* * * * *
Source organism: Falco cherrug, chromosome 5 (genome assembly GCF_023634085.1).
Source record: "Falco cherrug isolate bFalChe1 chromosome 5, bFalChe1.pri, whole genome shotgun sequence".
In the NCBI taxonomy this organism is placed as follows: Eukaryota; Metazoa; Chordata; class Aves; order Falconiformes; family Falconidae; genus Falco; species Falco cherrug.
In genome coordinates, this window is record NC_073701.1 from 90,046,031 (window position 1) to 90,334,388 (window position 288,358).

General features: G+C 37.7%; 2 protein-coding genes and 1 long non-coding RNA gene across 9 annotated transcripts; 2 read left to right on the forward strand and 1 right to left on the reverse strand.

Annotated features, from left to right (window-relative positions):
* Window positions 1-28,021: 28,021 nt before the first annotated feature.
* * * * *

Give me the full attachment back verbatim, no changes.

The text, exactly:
Source organism: Falco cherrug, chromosome 5 (genome assembly GCF_023634085.1).
Source record: "Falco cherrug isolate bFalChe1 chromosome 5, bFalChe1.pri, whole genome shotgun sequence".
In the NCBI taxonomy this organism is placed as follows: Eukaryota; Metazoa; Chordata; class Aves; order Falconiformes; family Falconidae; genus Falco; species Falco cherrug.
In genome coordinates, this window is record NC_073701.1 from 90,046,031 (window position 1) to 90,334,388 (window position 288,358).

General features: G+C 37.7%; 2 protein-coding genes and 1 long non-coding RNA gene across 9 annotated transcripts; 2 read left to right on the forward strand and 1 right to left on the reverse strand.

Annotated features, from left to right (window-relative positions):
* Window positions 1-28,021: 28,021 nt before the first annotated feature.